The StroboPlus is jam-packed with multiple features – be sure to read the instruction manual. It can be charged via the built-in USB jack, can be tripod mounted, or used with the kick stand. It features a metronome, over 90 on-board, preset Sweetened Tunings, is capable of firmware updates, and allows for custom configuration for the ultimate, personalized tuning profile. There’s so much more to discover on the Peterson. Overkill for a simple tuning? Yes. Worth it? Most definitely.
3. KORG GA Review
- 3D visual meter with revolutionary visual effects
- Ultra-high tuning accuracy of +/- 0.1 cents
The KORG GA is Custom Guitar tuner that’s fully chromatic, has high visibility, and pin-point accuracy. Don’t be fooled by the low price as it’s made to support the tuning needs of everyone from beginners to professionals at home or on the road.
- -/+1 cent tuning accuracy
- 3D lights
- High-sensitivity built-in mic
- Plastic housing
The plastic build versus a metal one is predictable given the low price. It just means you need to take extra care of your tuner, and it should go without saying that it shouldn’t be used for a pedal board – yes, it’s been asked before. If you want a pedal tuner, the KORG Pitchblack Custom pedal is the way to go. The trade-off is the lightweight, compact, and portable design.
It allows for high tuning accuracy with 1/1000th of a semitone tuning, although for the price, it may not be truly capable of this, but it will more than get you in the right pitch to intonate your guitar.
It has a visually stunning display with its 3D meter, has an auto power off function after three minutes, and the built-in mic is sensitive enough to pick up audio from acoustic and orchestral instruments. Can it hit the low Bs for bassists? You know it.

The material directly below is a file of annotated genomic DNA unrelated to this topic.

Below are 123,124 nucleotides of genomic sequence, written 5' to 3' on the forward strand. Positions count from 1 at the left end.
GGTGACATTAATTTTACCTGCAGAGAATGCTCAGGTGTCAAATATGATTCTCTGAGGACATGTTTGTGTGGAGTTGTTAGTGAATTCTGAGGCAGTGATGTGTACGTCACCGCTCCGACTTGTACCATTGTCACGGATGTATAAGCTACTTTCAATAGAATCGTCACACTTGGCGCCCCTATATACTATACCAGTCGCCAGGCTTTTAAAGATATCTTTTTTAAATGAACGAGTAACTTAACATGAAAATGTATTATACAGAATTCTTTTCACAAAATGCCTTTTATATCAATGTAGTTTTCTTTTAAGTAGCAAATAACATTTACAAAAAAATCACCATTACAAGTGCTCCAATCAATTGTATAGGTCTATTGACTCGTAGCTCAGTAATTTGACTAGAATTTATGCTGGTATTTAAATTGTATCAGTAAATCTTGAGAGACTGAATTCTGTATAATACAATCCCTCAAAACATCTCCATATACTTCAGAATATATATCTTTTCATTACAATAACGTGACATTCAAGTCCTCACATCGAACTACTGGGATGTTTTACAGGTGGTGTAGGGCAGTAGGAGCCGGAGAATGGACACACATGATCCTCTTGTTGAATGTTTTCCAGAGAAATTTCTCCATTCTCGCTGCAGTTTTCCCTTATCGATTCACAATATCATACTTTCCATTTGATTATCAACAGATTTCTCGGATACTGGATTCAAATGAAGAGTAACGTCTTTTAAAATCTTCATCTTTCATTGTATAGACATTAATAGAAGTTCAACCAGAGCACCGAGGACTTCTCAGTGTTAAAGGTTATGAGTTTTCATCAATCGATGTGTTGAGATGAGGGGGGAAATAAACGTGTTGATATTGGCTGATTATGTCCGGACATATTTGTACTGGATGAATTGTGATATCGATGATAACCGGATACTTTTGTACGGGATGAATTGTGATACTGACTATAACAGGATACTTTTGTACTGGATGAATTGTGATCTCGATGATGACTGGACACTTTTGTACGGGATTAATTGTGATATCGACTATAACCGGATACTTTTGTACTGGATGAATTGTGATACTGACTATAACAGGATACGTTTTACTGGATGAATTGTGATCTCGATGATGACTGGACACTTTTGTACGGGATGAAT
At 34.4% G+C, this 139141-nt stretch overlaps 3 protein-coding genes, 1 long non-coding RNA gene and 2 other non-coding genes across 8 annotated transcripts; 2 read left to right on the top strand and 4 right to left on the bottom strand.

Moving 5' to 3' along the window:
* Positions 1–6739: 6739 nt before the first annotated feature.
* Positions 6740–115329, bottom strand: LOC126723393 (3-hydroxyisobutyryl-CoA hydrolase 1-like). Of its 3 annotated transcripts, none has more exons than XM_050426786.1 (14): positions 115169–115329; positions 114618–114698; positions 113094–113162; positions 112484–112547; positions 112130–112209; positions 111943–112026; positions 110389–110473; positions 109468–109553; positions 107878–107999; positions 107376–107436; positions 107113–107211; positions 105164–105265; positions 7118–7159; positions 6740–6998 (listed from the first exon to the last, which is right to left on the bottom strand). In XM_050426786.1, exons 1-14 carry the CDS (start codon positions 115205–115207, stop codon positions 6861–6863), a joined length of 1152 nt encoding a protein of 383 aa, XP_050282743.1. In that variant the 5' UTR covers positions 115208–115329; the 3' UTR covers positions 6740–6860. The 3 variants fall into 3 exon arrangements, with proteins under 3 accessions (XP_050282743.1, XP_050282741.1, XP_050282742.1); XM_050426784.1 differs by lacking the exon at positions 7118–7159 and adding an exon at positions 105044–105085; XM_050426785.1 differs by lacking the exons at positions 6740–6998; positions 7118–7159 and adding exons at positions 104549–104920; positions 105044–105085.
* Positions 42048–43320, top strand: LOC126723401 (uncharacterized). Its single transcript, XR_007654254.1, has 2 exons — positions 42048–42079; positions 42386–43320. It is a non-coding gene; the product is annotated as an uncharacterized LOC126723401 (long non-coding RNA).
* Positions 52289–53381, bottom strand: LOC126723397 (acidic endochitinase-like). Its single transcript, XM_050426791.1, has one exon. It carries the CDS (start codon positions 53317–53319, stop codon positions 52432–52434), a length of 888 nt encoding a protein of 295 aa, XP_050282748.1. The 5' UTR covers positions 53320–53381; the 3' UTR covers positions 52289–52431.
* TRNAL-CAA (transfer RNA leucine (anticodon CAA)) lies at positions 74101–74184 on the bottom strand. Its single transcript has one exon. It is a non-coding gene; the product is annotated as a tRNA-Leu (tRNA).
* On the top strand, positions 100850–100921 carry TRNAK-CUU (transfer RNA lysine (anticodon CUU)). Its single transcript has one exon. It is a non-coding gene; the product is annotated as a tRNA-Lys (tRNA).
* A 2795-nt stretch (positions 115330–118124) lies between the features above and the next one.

It takes 2x AAA batteries to run up to 50 hours of continuous use, has input and bypass jacks, and is 3.9 x 2.6″ in size.
If you’re strapped to a tight budget, and you’re after one of the most affordable tuners to intonate your guitar, stick with KORG.
Are You in Tune?
It seems like such a simple question, and yes, you can be in tune without your instrument being intonated.
There are so many variables and factors to consider when correcting the intonation of your guitar, so we don’t recommend a DIY fix on it, especially if you have an acoustic guitar where you’re messing with the saddle and nut.
But, if you have the skills and knowledge to take it on, you will know you must have a highly accurate tuner to get it done. With these models to choose from, you can get in tune, get intonated, and stay in tune. Rock on!
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Simon is a music lover, musical instrument player and passionate audio afficionado. When he is not playing the guitar or listening to music he is either eating tacos or snoring too loudly.